CCS in the US has over the past decade or so been primarily linked to enhanced oil recovery (EOR) as its main driver. The recently passed Bipartisan Budget Act of 2018, however, includes a number of changes to the tax provisions which could prove to be a significant game changer for CCS developments in the US, by providing high-enough incentives for investments into CO2 capture and permanent storage.
Lack of financial incentives for permanent storage of CO2 has been one of the main inhibitants for CCS developments, in the US and elsewhere around the world. This has resulted in enhanced oil recovery (EOR) being the main driver for CCS developments in the US. The inclusion of the bill on Furthering carbon capture, Utilization, Technology, Underground storage, and Reduced Emissions Act (FUTURE Act) in the recently passed Bipartisan Budget Act of 2018 (hereinafter referred to as the Act), however, could result in an increased shift towards CO2 capture for permanent storage.
Essentially, the new Section 45Q, within the Act, increases the amount of the credit received, the time window for carbon capture projects, and the number of years to claim the credits. Before the passage of the Act, Section 45Q provided a $10 credit for each tonne of CO2 either used for EOR or other use, and $20 credit for permanent storage. The changes now provide for a tax credit, starting at $12.83 (for EOR) and $22.66 (for permanent storage) per tonne of CO2 in 2018, which is set to increase in a linear fashion to $35 and $50 per tonne of CO2 by end of 2026 respectively. After 2026, these amounts would be multiplied by inflation adjustment factor for a particular calendar year. In addition, whereas before, the amount of CO2 eligible for receiving credits was capped at 75 million tonnes, this has now essentially been removed, as it allows for receiving credits for any qualified facility for up to 12 years beginning on date the equipment is placed in service.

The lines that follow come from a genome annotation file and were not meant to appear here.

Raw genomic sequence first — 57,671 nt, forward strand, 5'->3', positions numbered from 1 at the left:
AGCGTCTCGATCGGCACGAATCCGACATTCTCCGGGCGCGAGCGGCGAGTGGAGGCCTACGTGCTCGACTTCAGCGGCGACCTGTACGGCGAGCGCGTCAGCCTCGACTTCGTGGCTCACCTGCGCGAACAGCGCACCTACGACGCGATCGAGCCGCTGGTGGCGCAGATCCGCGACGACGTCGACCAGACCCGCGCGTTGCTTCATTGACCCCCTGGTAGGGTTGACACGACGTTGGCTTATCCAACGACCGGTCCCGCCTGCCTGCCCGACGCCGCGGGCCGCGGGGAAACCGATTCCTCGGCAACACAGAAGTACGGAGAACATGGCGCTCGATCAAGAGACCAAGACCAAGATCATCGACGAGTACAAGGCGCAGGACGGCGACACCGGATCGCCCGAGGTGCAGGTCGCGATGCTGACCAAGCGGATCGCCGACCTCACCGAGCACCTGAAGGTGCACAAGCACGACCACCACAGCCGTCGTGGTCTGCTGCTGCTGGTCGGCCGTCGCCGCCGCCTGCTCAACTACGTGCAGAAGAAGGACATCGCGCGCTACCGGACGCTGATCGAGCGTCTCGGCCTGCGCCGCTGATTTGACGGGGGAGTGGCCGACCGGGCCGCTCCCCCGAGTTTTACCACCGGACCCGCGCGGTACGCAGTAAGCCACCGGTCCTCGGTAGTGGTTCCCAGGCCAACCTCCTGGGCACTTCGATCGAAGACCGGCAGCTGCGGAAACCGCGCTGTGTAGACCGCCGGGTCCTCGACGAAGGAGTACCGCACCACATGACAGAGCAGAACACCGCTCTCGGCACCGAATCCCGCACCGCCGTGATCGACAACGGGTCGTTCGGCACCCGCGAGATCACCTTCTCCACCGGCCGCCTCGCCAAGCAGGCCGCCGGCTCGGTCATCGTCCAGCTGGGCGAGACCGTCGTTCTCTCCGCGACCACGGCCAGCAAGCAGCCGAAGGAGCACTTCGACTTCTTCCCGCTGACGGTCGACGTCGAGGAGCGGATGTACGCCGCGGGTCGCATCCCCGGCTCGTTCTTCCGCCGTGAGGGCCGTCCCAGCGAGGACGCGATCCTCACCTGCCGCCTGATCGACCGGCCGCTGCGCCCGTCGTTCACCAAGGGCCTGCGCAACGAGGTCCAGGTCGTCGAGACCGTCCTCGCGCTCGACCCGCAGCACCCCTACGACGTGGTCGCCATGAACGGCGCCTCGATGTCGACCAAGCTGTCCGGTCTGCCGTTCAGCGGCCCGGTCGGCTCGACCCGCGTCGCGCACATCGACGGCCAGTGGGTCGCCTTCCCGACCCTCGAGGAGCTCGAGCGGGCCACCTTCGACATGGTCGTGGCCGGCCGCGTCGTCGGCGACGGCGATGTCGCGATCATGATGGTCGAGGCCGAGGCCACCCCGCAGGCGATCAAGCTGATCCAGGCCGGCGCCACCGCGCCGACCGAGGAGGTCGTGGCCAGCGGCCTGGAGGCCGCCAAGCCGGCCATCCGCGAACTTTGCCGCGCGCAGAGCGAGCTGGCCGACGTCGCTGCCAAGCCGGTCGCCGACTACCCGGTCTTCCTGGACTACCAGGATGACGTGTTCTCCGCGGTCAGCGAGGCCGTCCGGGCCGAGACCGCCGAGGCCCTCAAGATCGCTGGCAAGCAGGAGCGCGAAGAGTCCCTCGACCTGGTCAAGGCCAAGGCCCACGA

It is worth noting that the applicable new amounts of tax credits refer to the CO2 captured using equipment which was put in place on or after enactment of the Act. For the CO2 captured from facilities with CO2 equipment in place before the enactment of the Act, the old tax credit levels apply. However, in case qualified facilities which have been capturing CO2 before enactment of the Act install additional capture equipment, the total amount of CO2 captured is eligible for the higher tax credits. In addition, any facility which captures not less than 500,000 metric tonnes of CO2 during a year can be deemed, for the purposes of receiving tax credits, as having been in service on the date of the enactment of the Act.
Finally, the eligibility threshold for receiving the said tax credits has now been reduced from 500,000 to 100,000 tonnes of CO2 captured and stored on an annual basis. This change is particularly important as the higher threshold is believed to have prevented smaller industrial projects from using the tax credit incentives.
The table below shows some of the changes in tax credits brought about the new Act.
Table 1: The pre- and post-Act tax credits for EOR and geologic sequestration
It is worth noting that the captured CO2 that is eligible for receiving the credits applies to CO2 captured from power plants, industrial sources and direct air capture facilities. However, the CO2 used for EOR and natural gas recovery process that is then recaptured, recycled and re-injected as part of these processes is not eligible to receive these credits.
In 2014, 64% of the CO2 captured from industrial processes (mainly from ethanol, natural gas processing, ammonia production) and 91% of CO2 produced from natural sources was used for enhanced oil recovery. The remainder of the captured CO2 is also used in food and beverage manufacturing and/or pulp and paper manufacturing, fire-fighting equipment and metal fabrication. In addition, it is worth noting that in 2014 there was approximately 64 million metric tonnes of CO2 received for underground injection from close to 100 facilities, of which 63 million metric tonnes was intended for enhanced oil recovery.